The Vedic yajna is a healing process aimed at restoring to wholeness the divine consciousness that has entered into us and become fragmented through the mind, body and senses. The purpose of the Vedic yajna is to heal or put back together the purusha or cosmic being that has sacrificed itself to become the world. This reintegration of the Creator and creation, or God and the soul, is the foundation of yoga as well, which means union. Ayurveda arises out of this Vedic urge not merely for personal healing but for healing the divine consciousness that has fallen into the material world.

The existent Vedic texts are vehicles of a deeper cosmic wisdom that is woven into all aspects of life. In this regard the Vedas are infinite and eternal. They are inherent in the cosmic Mind and manifest along with every cycle of creation as the vibrations of the divine Word through which the universe comes into being. Our soul and its creative forces work through a portion of this power.

The Vedic mantras reflect the energy of life. They are said to be inherent in prana, which is not only the life-force but the entire movement of cosmic energy. As vehicles for the cosmic prana, the Vedas possess tremendous vitality and healing power. Prana itself creates language, as speech itself arises from the breath. This creative word holds the seed or archetypal forms of creation that the Vedas portray. Through the Vedas, therefore, we gain access to the very powers of creation that can change nature itself.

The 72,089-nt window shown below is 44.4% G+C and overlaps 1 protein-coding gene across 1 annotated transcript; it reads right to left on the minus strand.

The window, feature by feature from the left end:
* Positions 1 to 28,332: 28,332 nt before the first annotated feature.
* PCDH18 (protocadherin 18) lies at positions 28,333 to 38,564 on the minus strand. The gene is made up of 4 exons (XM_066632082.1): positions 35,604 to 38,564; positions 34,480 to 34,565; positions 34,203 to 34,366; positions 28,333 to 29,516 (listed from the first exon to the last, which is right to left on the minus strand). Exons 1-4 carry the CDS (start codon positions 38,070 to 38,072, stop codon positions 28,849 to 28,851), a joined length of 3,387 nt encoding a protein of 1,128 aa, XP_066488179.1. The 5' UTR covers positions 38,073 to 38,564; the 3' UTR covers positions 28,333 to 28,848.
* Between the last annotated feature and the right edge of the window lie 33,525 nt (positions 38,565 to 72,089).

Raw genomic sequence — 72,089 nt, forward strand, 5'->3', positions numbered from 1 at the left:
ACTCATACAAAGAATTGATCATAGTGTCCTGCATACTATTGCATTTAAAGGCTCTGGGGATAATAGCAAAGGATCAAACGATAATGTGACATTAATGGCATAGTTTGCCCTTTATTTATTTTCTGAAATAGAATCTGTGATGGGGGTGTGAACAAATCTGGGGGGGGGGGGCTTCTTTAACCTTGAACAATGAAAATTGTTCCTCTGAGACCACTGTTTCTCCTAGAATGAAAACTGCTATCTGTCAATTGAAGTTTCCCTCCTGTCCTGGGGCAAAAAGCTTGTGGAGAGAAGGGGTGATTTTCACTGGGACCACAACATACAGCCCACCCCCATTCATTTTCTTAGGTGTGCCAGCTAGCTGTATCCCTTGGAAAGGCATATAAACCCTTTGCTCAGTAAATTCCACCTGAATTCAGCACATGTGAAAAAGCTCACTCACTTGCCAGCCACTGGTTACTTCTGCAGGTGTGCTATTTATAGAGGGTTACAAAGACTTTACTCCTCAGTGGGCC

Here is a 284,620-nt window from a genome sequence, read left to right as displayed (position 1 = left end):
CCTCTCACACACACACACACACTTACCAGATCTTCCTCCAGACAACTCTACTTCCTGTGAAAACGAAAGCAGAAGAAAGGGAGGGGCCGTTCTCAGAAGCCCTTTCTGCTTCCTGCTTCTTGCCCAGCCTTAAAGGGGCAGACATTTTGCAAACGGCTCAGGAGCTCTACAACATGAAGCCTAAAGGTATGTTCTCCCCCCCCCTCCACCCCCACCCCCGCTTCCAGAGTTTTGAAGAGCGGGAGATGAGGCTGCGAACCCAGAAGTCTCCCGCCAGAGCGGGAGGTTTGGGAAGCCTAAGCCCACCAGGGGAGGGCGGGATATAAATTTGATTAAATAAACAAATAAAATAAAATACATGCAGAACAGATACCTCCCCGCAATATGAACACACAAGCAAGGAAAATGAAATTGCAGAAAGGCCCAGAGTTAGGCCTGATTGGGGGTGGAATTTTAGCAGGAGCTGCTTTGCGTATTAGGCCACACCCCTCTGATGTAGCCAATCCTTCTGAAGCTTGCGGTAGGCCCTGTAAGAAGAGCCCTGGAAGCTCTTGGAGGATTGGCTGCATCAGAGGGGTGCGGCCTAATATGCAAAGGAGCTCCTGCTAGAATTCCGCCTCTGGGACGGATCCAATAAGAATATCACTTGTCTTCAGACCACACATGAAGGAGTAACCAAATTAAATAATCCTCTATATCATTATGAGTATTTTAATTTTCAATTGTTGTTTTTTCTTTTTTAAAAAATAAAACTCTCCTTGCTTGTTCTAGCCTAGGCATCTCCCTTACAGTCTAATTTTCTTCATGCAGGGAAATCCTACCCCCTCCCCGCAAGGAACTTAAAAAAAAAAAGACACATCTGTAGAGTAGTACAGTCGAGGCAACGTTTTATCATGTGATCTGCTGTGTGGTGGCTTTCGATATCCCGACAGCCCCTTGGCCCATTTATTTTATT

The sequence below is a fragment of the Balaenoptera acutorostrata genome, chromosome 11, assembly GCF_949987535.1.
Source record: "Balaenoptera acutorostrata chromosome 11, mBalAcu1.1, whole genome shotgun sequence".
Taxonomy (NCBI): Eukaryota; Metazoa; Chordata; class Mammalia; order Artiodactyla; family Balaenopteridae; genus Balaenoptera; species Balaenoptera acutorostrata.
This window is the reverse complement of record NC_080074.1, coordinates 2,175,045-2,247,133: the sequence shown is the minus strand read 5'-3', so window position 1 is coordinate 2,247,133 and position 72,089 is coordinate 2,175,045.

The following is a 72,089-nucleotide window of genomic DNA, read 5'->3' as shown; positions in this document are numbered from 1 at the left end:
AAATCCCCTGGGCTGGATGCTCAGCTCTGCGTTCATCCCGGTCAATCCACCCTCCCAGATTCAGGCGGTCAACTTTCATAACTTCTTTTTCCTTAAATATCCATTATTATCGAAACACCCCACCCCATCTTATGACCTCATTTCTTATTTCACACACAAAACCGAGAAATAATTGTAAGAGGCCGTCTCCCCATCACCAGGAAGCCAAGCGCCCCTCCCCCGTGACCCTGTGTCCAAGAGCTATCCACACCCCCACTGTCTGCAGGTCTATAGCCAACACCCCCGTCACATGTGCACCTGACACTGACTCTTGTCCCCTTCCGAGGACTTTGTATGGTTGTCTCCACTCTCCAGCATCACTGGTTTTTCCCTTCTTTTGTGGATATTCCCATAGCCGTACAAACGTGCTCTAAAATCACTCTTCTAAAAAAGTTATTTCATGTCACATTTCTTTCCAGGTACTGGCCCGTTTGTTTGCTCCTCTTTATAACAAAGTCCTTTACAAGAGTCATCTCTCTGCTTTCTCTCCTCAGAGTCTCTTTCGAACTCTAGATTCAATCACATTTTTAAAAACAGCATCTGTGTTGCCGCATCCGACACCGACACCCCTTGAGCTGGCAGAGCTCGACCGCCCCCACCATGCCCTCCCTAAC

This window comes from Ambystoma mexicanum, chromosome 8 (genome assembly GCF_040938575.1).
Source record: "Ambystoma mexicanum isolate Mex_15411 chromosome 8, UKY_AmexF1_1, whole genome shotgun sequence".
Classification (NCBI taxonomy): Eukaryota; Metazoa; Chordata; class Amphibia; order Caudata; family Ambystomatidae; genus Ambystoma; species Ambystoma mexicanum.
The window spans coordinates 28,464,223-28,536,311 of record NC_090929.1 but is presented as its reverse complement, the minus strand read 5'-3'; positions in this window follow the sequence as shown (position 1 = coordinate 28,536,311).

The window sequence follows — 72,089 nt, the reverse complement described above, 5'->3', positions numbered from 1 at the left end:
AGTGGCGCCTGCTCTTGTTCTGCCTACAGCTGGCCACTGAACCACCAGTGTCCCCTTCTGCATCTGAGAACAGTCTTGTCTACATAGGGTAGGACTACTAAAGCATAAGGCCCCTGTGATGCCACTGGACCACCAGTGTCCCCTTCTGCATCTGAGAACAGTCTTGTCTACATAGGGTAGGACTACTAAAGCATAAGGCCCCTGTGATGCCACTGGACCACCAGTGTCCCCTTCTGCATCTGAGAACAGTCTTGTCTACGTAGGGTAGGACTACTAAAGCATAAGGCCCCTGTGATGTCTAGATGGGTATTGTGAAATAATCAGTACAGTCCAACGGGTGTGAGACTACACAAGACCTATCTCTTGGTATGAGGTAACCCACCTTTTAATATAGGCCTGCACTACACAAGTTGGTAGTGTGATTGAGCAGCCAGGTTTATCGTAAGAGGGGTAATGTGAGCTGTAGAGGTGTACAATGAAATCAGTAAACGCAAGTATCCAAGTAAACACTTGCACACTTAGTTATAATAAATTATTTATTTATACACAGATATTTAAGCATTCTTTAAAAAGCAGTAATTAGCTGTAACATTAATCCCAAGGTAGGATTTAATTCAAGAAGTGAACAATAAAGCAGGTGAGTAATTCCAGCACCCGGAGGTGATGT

Vedic mantras are the language of Mahat Tattva or Cosmic Intelligence, which has its own language of Divine sound, light, symbol and image, which transcends our ordinary human languages born of the brain and our mere human rationality. Without understanding the nature of the Vedic language and its cosmic connections, it is very difficult to make sense of the Vedas. Unfortunately most of the existing Vedic translations, such as were produced by western academic and colonial scholars, did not understand the deeper dimension of the Vedic language, and rendered them superficially as mere nature worship. Traditionally, the Vedas are said to have four or seven levels of interpretation from referring to natural processes, to explaining the nature of the Absolute Brahman beyond time and space. Later in Upanishadic thought, the inner meaning of these Vedic symbols and their philosophical connections was made evident, though it was always hidden in the Vedic mantras.